Everybody has leftover pizza dough. Two nights ago, we had company and made flatbreads to go with steak and salads, and we ended up with two 275 gram dough balls. They weren’t anything special; just regular 65% hydration dough using Trader Joe’s general purpose flour (embarrassing, but we ran out of both Caputo and Central Milling 00), and the dough balls sat out most of the evening and developed a thick skin. Just about everything you would expect. I threw the dough into an airtight container and popped it in the refrigerator.
But this morning, I was determined to make a pretty baguette with the dough — just to see if it could be done. So I folded it six times and put it back in the container to warm up. After a few hours, I folded it again.
By early evening, the dough was warming up and expanding, so I cut it in half, started shaping my baguettes. Because it was only 65% hydration, it was easier to work with than a more highly hydrated baguette dough; it felt like there was a lot of wiggle room working with the dough and it wasn’t too sticky. I tried hard to create a nice, tight outer edge on the dough as I shaped the baguettes and worked out the air holes.
Finally, let the loaves proof in a linen cloche, score them and popped them in my pizza oven — you can still see where I spilled olive oil from my flatbreads from last night. Overall, I am pretty happy. The loaves has some nice oven spring, though one of them burst out the side, not through the slashes (I seem to be having that problem recently), and a nice, warm brown color. The baguettes crackled as they cooled, and yes, I decided to not swab the cooking floor gain, though I did a through job of brushing the floor, so there only a little bit of ash on the loaves.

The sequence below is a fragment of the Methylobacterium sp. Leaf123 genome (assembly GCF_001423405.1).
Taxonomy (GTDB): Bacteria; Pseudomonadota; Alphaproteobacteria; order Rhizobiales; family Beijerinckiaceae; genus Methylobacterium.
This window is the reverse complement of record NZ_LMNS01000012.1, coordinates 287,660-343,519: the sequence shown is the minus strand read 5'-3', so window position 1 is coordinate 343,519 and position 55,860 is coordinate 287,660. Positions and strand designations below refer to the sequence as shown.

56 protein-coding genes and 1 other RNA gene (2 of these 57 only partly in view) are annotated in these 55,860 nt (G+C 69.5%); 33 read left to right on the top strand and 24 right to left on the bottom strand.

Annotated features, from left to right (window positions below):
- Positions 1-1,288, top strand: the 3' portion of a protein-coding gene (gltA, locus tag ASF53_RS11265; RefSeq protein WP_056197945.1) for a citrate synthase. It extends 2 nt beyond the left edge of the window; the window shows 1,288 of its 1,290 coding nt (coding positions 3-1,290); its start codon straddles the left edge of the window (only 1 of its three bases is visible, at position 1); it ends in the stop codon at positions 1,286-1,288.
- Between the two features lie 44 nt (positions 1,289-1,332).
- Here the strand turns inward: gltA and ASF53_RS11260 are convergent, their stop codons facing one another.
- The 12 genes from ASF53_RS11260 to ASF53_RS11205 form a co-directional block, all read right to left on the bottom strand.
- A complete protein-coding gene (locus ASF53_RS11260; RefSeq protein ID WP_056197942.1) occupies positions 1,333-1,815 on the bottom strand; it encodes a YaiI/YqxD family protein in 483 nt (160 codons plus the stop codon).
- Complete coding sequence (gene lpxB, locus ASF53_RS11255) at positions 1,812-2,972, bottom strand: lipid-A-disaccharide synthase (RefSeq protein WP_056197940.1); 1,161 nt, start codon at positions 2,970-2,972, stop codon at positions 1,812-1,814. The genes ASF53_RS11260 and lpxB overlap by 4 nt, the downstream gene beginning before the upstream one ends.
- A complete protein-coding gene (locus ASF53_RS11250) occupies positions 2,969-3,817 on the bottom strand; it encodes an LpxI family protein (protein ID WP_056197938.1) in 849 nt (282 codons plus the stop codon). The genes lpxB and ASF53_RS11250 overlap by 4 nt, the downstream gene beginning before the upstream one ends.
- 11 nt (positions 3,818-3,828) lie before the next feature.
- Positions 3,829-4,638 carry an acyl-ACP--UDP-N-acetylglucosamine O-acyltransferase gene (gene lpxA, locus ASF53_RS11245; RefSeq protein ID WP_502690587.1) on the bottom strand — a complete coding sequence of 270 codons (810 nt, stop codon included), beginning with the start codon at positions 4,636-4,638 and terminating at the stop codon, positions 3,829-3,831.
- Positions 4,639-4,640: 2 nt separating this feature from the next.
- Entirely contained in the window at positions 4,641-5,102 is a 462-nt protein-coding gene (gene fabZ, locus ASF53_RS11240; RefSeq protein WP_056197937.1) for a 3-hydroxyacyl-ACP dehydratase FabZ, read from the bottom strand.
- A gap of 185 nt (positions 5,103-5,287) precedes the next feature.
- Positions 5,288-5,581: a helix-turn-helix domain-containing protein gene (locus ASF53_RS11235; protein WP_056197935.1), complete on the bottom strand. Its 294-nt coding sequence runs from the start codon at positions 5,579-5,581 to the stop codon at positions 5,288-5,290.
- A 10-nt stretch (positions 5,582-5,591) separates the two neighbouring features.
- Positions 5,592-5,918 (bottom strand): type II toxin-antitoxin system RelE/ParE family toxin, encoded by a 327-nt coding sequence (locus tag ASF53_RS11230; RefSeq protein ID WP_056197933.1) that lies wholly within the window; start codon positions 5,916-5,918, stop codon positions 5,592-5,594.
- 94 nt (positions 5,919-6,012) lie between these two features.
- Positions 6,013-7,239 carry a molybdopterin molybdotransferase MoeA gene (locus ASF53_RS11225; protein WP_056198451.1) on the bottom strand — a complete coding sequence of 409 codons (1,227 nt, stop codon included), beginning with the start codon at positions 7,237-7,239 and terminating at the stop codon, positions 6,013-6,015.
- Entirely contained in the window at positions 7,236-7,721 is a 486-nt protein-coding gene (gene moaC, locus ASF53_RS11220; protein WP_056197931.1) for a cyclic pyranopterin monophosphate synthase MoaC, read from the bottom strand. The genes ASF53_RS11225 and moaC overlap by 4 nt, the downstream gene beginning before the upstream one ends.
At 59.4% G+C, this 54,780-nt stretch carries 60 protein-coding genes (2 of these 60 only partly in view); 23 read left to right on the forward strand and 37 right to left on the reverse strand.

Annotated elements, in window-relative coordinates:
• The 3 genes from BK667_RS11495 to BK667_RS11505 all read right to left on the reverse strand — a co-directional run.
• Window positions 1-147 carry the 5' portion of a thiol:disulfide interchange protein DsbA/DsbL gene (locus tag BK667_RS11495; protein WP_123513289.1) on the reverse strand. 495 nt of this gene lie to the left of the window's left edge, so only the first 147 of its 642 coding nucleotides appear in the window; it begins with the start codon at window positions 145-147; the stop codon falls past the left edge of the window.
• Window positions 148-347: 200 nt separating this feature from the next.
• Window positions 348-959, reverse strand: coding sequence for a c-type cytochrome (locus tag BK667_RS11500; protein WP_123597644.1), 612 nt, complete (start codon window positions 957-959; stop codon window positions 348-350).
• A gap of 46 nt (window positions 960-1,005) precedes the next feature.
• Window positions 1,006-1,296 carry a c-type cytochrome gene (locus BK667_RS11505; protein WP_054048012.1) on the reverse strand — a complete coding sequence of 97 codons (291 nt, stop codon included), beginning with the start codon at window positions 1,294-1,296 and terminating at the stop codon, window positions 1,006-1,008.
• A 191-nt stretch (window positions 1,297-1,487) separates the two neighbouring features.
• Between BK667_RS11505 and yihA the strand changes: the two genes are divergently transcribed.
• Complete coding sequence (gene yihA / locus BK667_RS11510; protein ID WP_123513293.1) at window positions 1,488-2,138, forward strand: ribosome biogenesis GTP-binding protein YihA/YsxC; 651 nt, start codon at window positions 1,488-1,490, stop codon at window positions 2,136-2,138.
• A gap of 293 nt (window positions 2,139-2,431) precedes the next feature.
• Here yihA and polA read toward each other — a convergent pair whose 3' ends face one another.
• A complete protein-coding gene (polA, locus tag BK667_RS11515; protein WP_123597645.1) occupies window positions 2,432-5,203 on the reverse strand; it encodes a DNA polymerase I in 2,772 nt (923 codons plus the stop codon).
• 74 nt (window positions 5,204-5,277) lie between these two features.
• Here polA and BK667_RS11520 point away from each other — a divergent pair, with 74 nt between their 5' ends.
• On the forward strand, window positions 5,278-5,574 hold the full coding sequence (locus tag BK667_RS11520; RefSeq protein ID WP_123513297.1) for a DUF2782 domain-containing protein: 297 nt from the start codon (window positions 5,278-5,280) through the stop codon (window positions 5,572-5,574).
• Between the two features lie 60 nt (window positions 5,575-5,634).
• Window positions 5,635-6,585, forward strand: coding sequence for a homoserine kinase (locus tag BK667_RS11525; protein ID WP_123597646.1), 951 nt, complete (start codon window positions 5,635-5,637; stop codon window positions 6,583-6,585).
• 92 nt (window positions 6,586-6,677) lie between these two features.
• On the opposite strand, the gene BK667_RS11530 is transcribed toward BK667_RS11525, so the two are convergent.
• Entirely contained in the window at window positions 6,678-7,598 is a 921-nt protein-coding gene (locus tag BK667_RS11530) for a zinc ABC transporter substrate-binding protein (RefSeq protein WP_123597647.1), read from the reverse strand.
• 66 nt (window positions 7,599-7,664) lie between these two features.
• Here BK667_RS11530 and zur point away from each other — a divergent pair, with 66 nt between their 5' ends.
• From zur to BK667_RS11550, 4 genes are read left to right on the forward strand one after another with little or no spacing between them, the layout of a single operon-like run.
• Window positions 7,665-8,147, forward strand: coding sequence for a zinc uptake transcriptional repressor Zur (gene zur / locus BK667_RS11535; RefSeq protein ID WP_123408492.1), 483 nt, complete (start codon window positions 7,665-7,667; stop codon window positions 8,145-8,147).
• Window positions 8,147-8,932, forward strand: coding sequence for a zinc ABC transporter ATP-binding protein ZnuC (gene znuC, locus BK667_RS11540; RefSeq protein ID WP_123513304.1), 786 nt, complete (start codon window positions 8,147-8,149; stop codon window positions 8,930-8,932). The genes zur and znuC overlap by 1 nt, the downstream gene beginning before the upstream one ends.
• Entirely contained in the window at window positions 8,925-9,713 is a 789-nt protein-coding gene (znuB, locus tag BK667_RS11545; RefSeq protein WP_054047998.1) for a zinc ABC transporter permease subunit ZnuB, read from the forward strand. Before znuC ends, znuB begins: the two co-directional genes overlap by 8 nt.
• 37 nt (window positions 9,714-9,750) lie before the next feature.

All in all, this was a useful experience. I got to work with 65% dough in an almost no-harm, no-foul environment, and my baguette shaping turned out OK.
One last note on white flour and baguettes in general. Like a lot of people, I am trying to constantly work my way into ever more complex carbs — which explains all of the whole wheat, whole grain bread that I bake. We’re started eating a lot of quinoa, brown rice and I’m even starting to eat Trader Joe’s brown rice paste; it’s not bad.
I have started looking at baguettes (and focaccia) as something to enjoy and appreciate as a treat. Everything in moderation means that you get to eat everything.